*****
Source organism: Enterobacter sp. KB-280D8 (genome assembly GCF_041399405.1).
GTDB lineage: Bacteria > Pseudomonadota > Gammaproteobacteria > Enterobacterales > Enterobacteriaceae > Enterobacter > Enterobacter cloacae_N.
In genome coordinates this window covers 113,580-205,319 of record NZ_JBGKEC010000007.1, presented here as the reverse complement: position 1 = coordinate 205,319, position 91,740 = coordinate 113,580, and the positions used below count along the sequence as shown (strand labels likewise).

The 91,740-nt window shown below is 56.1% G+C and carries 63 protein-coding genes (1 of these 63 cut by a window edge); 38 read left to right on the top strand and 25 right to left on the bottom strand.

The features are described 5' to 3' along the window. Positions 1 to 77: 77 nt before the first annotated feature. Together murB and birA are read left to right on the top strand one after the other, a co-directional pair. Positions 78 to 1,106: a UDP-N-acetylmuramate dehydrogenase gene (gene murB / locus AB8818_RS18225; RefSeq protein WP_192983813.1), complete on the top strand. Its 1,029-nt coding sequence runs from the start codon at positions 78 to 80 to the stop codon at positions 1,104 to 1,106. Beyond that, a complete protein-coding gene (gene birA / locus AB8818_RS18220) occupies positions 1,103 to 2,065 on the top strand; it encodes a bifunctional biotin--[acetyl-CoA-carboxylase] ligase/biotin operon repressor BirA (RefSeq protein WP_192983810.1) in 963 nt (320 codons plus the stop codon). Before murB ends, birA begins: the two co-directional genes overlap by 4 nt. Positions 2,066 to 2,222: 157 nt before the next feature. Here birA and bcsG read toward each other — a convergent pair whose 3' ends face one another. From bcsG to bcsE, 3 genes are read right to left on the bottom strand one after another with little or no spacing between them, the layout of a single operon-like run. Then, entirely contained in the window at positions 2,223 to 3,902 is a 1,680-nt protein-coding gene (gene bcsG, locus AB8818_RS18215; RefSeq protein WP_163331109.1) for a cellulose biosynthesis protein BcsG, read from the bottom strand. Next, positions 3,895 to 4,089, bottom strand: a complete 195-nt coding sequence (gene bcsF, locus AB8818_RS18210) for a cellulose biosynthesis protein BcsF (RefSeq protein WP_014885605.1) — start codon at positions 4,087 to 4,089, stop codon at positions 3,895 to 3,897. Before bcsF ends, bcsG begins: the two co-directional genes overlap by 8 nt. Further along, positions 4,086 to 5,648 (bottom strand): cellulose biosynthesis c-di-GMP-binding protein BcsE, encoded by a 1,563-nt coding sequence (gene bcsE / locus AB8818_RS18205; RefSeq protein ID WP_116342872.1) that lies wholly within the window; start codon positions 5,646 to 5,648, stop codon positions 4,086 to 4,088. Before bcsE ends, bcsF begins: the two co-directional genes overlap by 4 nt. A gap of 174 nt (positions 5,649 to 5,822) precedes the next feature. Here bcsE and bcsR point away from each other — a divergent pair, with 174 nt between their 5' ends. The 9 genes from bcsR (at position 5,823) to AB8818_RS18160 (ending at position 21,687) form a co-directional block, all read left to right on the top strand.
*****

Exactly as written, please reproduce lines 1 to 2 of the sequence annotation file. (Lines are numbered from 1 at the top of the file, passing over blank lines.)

Source organism: Enterobacter sp. KB-280D8 (genome assembly GCF_041399405.1).
GTDB lineage: Bacteria > Pseudomonadota > Gammaproteobacteria > Enterobacterales > Enterobacteriaceae > Enterobacter > Enterobacter cloacae_N.